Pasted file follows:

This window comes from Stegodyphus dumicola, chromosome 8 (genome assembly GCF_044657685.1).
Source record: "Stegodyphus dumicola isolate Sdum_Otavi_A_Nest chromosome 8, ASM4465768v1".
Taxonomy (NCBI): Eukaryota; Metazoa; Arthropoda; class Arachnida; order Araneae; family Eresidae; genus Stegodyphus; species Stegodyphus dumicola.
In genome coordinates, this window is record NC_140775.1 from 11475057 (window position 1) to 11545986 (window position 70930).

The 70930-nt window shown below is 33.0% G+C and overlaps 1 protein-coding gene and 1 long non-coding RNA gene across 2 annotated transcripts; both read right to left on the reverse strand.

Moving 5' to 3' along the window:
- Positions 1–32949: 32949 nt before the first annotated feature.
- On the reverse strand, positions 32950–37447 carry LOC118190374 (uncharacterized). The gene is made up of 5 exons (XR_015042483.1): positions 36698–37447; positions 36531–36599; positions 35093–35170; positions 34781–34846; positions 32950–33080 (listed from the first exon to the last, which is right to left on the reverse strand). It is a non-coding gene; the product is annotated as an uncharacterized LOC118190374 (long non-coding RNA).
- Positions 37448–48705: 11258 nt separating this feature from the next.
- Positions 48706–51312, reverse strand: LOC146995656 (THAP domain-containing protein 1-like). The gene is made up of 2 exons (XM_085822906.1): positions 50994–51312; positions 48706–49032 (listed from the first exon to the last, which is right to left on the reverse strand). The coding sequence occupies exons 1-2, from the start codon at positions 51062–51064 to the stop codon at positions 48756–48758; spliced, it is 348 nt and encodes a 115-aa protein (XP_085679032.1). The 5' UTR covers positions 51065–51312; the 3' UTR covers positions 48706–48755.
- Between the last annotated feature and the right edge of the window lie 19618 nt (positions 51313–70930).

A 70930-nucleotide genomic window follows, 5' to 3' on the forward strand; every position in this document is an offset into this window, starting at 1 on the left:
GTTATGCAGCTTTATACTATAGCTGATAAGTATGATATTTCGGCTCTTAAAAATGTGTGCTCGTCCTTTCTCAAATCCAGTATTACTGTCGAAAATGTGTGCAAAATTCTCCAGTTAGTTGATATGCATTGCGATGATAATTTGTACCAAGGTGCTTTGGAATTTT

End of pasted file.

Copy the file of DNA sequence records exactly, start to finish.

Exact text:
This window comes from Stegodyphus dumicola, chromosome 8 (genome assembly GCF_044657685.1).
Source record: "Stegodyphus dumicola isolate Sdum_Otavi_A_Nest chromosome 8, ASM4465768v1".
Taxonomy (NCBI): Eukaryota; Metazoa; Arthropoda; class Arachnida; order Araneae; family Eresidae; genus Stegodyphus; species Stegodyphus dumicola.
In genome coordinates, this window is record NC_140775.1 from 11475057 (window position 1) to 11545986 (window position 70930).

The 70930-nt window shown below is 33.0% G+C and overlaps 1 protein-coding gene and 1 long non-coding RNA gene across 2 annotated transcripts; both read right to left on the reverse strand.

Moving 5' to 3' along the window:
- Positions 1–32949: 32949 nt before the first annotated feature.
- On the reverse strand, positions 32950–37447 carry LOC118190374 (uncharacterized). The gene is made up of 5 exons (XR_015042483.1): positions 36698–37447; positions 36531–36599; positions 35093–35170; positions 34781–34846; positions 32950–33080 (listed from the first exon to the last, which is right to left on the reverse strand). It is a non-coding gene; the product is annotated as an uncharacterized LOC118190374 (long non-coding RNA).
- Positions 37448–48705: 11258 nt separating this feature from the next.
- Positions 48706–51312, reverse strand: LOC146995656 (THAP domain-containing protein 1-like). The gene is made up of 2 exons (XM_085822906.1): positions 50994–51312; positions 48706–49032 (listed from the first exon to the last, which is right to left on the reverse strand). The coding sequence occupies exons 1-2, from the start codon at positions 51062–51064 to the stop codon at positions 48756–48758; spliced, it is 348 nt and encodes a 115-aa protein (XP_085679032.1). The 5' UTR covers positions 51065–51312; the 3' UTR covers positions 48706–48755.
- Between the last annotated feature and the right edge of the window lie 19618 nt (positions 51313–70930).

A 70930-nucleotide genomic window follows, 5' to 3' on the forward strand; every position in this document is an offset into this window, starting at 1 on the left:
GTTATGCAGCTTTATACTATAGCTGATAAGTATGATATTTCGGCTCTTAAAAATGTGTGCTCGTCCTTTCTCAAATCCAGTATTACTGTCGAAAATGTGTGCAAAATTCTCCAGTTAGTTGATATGCATTGCGATGATAATTTGTACCAAGGTGCTTTGGAATTTT